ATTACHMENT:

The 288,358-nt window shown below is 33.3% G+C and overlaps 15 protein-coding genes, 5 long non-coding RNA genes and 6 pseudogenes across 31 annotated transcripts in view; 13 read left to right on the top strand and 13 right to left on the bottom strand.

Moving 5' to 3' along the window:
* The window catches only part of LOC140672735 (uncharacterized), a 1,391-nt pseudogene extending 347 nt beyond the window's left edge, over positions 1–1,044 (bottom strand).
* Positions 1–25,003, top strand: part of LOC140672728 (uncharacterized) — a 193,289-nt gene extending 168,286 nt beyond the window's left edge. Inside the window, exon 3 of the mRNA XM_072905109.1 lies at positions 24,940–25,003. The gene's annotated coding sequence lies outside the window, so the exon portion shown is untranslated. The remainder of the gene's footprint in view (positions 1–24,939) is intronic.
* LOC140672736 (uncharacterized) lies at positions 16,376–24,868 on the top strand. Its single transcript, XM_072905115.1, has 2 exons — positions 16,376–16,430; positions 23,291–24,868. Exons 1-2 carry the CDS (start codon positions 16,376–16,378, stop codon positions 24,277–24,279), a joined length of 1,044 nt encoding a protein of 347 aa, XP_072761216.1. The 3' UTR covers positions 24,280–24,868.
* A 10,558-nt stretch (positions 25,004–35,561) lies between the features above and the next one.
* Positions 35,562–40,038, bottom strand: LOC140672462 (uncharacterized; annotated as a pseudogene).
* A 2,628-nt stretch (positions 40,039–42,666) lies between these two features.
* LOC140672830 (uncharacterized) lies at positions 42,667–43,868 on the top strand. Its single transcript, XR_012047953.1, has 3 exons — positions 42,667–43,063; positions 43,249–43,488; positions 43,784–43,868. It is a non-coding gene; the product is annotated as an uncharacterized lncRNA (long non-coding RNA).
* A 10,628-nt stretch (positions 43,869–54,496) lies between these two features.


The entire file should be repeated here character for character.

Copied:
The 288,358-nt window shown below is 33.3% G+C and overlaps 15 protein-coding genes, 5 long non-coding RNA genes and 6 pseudogenes across 31 annotated transcripts in view; 13 read left to right on the top strand and 13 right to left on the bottom strand.

Moving 5' to 3' along the window:
* The window catches only part of LOC140672735 (uncharacterized), a 1,391-nt pseudogene extending 347 nt beyond the window's left edge, over positions 1–1,044 (bottom strand).
* Positions 1–25,003, top strand: part of LOC140672728 (uncharacterized) — a 193,289-nt gene extending 168,286 nt beyond the window's left edge. Inside the window, exon 3 of the mRNA XM_072905109.1 lies at positions 24,940–25,003. The gene's annotated coding sequence lies outside the window, so the exon portion shown is untranslated. The remainder of the gene's footprint in view (positions 1–24,939) is intronic.
* LOC140672736 (uncharacterized) lies at positions 16,376–24,868 on the top strand. Its single transcript, XM_072905115.1, has 2 exons — positions 16,376–16,430; positions 23,291–24,868. Exons 1-2 carry the CDS (start codon positions 16,376–16,378, stop codon positions 24,277–24,279), a joined length of 1,044 nt encoding a protein of 347 aa, XP_072761216.1. The 3' UTR covers positions 24,280–24,868.
* A 10,558-nt stretch (positions 25,004–35,561) lies between the features above and the next one.
* Positions 35,562–40,038, bottom strand: LOC140672462 (uncharacterized; annotated as a pseudogene).
* A 2,628-nt stretch (positions 40,039–42,666) lies between these two features.
* LOC140672830 (uncharacterized) lies at positions 42,667–43,868 on the top strand. Its single transcript, XR_012047953.1, has 3 exons — positions 42,667–43,063; positions 43,249–43,488; positions 43,784–43,868. It is a non-coding gene; the product is annotated as an uncharacterized lncRNA (long non-coding RNA).
* A 10,628-nt stretch (positions 43,869–54,496) lies between these two features.